Arash Bayatmakou: Determined To Assert His Independence

About Me ShotTake pause to consider the meaning you attach to “independence.” For our forefathers, it signified freedom from arbitrary, non-representative government. To me, it represents autonomy over my body and decisions….despite strident assertions of muscles resisting attempts at dominion. For Arash Bayatmakou, it means the ability to walk across a room, a simple freedom stolen from him by spinal cord injury. He finds himself in a state of rebellion against the lesser goal of “as independent as possible” repeatedly imposed by the medical establishment.

Prior to sustaining his injury, Arash was a vigorous athlete in peak condition who relished physical challenges and daring feats. One year ago, just three days after a 60 mile backpacking trip through the Sierras, his world turned upside down when he sustained a broken spine falling from a third story apartment balcony. His injury required seven hours of surgery involving incisions in the front and back of his neck and reconstruction of his upper spine.

Although warned by doctors to prepare for the very real possibility of never walking again, Arash entertains a fierce determination to heal his body notwithstanding paralysis from the chest down. Leaving no stone unturned, he’s embraced a grueling, multifaceted rehabilitation that’s included functional integrated therapy, intensive neuro-acupuncture therapy, and more traditional physical and occupational therapy.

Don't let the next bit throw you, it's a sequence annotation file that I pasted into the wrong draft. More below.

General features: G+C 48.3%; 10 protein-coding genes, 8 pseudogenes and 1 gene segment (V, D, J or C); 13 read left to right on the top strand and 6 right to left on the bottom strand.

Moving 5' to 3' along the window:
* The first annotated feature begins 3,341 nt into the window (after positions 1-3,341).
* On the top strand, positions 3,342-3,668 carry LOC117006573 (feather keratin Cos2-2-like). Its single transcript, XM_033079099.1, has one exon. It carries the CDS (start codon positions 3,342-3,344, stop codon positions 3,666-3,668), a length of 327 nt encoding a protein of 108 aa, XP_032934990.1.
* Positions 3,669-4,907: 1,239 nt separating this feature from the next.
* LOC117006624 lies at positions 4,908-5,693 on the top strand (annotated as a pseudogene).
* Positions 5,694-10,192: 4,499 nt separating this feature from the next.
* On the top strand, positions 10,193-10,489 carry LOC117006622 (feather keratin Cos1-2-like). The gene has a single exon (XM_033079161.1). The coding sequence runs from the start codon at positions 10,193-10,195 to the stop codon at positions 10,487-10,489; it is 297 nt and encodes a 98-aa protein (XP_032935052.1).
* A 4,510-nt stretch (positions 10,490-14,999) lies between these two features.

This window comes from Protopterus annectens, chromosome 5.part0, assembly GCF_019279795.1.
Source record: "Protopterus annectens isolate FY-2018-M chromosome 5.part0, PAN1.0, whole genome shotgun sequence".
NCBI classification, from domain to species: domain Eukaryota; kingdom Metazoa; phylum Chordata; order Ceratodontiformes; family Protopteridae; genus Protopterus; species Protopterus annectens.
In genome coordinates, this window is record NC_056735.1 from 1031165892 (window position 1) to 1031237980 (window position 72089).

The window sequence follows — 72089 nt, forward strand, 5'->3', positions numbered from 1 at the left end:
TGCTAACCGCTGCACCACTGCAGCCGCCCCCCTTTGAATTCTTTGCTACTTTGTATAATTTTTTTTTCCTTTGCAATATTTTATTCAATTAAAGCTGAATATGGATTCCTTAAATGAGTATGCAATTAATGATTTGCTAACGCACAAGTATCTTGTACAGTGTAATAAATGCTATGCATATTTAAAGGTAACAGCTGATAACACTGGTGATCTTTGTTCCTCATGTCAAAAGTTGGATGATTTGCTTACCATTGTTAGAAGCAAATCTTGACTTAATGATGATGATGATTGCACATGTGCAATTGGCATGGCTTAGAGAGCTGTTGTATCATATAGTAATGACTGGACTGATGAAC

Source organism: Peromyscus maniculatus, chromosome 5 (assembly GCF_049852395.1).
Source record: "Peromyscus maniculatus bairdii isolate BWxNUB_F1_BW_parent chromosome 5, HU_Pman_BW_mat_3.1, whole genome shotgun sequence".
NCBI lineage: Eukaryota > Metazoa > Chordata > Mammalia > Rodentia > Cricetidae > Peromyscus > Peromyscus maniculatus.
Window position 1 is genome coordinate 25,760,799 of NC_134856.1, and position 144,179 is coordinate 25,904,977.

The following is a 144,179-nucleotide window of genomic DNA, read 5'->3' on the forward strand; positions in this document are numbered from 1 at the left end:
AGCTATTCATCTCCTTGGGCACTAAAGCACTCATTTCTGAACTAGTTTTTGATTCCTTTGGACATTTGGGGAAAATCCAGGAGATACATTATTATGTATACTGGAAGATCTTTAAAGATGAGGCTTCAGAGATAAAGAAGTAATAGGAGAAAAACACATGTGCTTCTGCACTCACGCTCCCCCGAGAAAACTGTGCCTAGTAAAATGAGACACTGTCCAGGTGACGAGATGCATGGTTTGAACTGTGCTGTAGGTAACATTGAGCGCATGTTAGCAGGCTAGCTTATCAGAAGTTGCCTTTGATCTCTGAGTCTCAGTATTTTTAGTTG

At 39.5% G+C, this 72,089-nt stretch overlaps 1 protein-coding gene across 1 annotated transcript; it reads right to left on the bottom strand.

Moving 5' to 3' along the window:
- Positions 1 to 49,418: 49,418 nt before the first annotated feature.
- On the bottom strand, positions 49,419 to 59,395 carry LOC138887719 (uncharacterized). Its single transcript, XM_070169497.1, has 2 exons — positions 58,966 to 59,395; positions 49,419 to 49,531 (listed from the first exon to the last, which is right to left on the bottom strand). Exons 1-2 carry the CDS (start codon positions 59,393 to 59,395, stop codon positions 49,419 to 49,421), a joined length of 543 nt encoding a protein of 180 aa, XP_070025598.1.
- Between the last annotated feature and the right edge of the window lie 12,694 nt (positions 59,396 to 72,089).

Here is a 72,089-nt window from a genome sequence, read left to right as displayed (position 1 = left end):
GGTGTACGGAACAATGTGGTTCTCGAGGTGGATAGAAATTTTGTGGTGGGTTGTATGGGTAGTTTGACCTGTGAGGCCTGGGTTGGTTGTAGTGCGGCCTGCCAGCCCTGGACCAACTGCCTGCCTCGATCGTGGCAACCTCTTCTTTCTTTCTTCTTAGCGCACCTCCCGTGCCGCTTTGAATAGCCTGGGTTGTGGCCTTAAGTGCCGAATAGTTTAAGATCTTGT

As he painstakingly crawls up the fiercest mountain he’s ever climbed, Arash battles not only a battered body but also a heartless health care system that recklessly disregards the specific treatment needs of individual patients. Since he left the hospital, his health insurer has arbitrarily granted 6 weeks of 45-minute weekly physical therapy sessions when Arash is fighting for the comeback of his life. Though his requests for additional physical/occupational therapy or any kind of alternative therapy are repeatedly denied, Arash perseveres.

We rely on our aspirations to persist through frustration. The unresponsiveness of the health care establishment interferes with more than our medical care, it messes with our hope. Based on cost considerations, insurance companies have drastically reduced the allowable time for spinal cord rehab and an overriding efficiency has seeped from the rule makers and administrators into the attitudes of health care professionals, who tend to focus on functionality rather than full recovery. Hence “as independent as possible.” Arash’s hope derives, by necessity, from a wellspring deep inside himself.